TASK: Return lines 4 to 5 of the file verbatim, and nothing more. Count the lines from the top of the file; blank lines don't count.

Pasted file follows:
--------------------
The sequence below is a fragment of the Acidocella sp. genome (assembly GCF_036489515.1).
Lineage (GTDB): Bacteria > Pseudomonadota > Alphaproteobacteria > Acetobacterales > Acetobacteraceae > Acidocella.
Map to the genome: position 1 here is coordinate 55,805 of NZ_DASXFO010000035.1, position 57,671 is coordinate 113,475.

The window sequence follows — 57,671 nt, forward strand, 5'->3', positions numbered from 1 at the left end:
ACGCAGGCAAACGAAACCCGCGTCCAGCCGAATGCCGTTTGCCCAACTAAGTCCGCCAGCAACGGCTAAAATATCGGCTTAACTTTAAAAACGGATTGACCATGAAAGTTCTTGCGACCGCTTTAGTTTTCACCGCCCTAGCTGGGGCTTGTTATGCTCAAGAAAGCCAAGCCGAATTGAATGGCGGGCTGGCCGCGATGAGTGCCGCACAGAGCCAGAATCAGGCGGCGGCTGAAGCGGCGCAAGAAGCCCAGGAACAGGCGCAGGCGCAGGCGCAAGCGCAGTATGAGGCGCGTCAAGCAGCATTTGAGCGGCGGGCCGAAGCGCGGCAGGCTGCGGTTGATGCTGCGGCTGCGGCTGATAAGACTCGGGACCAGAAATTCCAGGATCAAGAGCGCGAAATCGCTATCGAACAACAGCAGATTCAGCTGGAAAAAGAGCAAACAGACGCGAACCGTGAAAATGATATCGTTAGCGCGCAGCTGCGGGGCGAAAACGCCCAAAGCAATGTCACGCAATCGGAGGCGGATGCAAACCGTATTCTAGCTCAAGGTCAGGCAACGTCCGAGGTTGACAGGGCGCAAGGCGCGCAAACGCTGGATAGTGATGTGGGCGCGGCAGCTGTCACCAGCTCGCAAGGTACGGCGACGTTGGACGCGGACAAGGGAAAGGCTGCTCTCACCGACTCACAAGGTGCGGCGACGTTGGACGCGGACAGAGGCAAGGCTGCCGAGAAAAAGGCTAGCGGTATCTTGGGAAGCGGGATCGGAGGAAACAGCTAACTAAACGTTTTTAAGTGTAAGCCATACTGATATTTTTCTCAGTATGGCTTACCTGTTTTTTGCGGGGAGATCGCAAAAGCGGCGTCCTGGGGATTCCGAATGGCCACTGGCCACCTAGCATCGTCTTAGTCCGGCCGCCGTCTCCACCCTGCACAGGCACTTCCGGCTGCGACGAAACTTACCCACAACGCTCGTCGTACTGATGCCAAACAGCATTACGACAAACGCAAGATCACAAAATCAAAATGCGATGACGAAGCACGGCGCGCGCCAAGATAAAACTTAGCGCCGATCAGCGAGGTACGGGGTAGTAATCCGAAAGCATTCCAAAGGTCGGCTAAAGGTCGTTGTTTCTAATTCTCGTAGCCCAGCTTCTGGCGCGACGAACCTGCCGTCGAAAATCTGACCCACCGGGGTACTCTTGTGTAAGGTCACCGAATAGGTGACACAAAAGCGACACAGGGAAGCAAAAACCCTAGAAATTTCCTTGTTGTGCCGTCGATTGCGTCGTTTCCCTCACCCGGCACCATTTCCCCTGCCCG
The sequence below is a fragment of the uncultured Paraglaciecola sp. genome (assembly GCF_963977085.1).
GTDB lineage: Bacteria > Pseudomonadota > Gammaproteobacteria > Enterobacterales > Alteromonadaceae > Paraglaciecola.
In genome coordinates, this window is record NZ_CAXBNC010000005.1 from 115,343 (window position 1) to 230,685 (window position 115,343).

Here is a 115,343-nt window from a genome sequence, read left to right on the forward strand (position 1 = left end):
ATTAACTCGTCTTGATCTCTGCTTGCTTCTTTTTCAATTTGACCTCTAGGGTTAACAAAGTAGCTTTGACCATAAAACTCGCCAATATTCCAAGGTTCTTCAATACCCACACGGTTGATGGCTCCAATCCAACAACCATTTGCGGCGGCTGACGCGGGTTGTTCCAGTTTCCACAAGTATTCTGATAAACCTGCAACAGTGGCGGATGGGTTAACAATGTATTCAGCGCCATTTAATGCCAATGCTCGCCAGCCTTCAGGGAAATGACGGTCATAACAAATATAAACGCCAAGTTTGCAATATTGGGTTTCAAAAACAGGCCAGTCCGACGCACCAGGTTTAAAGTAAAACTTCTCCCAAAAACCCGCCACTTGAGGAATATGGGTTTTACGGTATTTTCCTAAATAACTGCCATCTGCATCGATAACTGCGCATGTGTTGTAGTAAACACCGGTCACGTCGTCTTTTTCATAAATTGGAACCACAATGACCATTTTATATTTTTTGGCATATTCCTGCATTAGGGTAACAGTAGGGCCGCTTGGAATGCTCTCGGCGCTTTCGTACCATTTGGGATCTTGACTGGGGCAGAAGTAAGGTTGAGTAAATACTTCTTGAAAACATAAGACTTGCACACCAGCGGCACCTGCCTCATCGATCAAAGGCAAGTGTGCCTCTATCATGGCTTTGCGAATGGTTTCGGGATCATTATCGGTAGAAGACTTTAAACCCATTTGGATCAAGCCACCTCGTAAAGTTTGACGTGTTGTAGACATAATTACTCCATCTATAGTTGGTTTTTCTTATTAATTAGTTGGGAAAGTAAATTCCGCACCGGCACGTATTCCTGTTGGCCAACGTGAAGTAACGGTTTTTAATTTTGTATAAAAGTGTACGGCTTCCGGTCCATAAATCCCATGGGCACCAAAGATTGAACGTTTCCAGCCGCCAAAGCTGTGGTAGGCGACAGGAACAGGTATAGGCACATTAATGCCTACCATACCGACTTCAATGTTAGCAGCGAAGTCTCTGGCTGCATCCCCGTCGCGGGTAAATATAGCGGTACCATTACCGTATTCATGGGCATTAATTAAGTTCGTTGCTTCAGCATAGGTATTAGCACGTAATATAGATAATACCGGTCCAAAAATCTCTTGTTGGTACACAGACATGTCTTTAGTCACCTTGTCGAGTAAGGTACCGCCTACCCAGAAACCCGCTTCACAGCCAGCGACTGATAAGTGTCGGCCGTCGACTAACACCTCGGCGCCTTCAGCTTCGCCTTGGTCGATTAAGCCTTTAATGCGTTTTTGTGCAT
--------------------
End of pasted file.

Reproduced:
The window sequence follows — 57,671 nt, forward strand, 5'->3', positions numbered from 1 at the left end:
ACGCAGGCAAACGAAACCCGCGTCCAGCCGAATGCCGTTTGCCCAACTAAGTCCGCCAGCAACGGCTAAAATATCGGCTTAACTTTAAAAACGGATTGACCATGAAAGTTCTTGCGACCGCTTTAGTTTTCACCGCCCTAGCTGGGGCTTGTTATGCTCAAGAAAGCCAAGCCGAATTGAATGGCGGGCTGGCCGCGATGAGTGCCGCACAGAGCCAGAATCAGGCGGCGGCTGAAGCGGCGCAAGAAGCCCAGGAACAGGCGCAGGCGCAGGCGCAAGCGCAGTATGAGGCGCGTCAAGCAGCATTTGAGCGGCGGGCCGAAGCGCGGCAGGCTGCGGTTGATGCTGCGGCTGCGGCTGATAAGACTCGGGACCAGAAATTCCAGGATCAAGAGCGCGAAATCGCTATCGAACAACAGCAGATTCAGCTGGAAAAAGAGCAAACAGACGCGAACCGTGAAAATGATATCGTTAGCGCGCAGCTGCGGGGCGAAAACGCCCAAAGCAATGTCACGCAATCGGAGGCGGATGCAAACCGTATTCTAGCTCAAGGTCAGGCAACGTCCGAGGTTGACAGGGCGCAAGGCGCGCAAACGCTGGATAGTGATGTGGGCGCGGCAGCTGTCACCAGCTCGCAAGGTACGGCGACGTTGGACGCGGACAAGGGAAAGGCTGCTCTCACCGACTCACAAGGTGCGGCGACGTTGGACGCGGACAGAGGCAAGGCTGCCGAGAAAAAGGCTAGCGGTATCTTGGGAAGCGGGATCGGAGGAAACAGCTAACTAAACGTTTTTAAGTGTAAGCCATACTGATATTTTTCTCAGTATGGCTTACCTGTTTTTTGCGGGGAGATCGCAAAAGCGGCGTCCTGGGGATTCCGAATGGCCACTGGCCACCTAGCATCGTCTTAGTCCGGCCGCCGTCTCCACCCTGCACAGGCACTTCCGGCTGCGACGAAACTTACCCACAACGCTCGTCGTACTGATGCCAAACAGCATTACGACAAACGCAAGATCACAAAATCAAAATGCGATGACGAAGCACGGCGCGCGCCAAGATAAAACTTAGCGCCGATCAGCGAGGTACGGGGTAGTAATCCGAAAGCATTCCAAAGGTCGGCTAAAGGTCGTTGTTTCTAATTCTCGTAGCCCAGCTTCTGGCGCGACGAACCTGCCGTCGAAAATCTGACCCACCGGGGTACTCTTGTGTAAGGTCACCGAATAGGTGACACAAAAGCGACACAGGGAAGCAAAAACCCTAGAAATTTCCTTGTTGTGCCGTCGATTGCGTCGTTTCCCTCACCCGGCACCATTTCCCCTGCCCG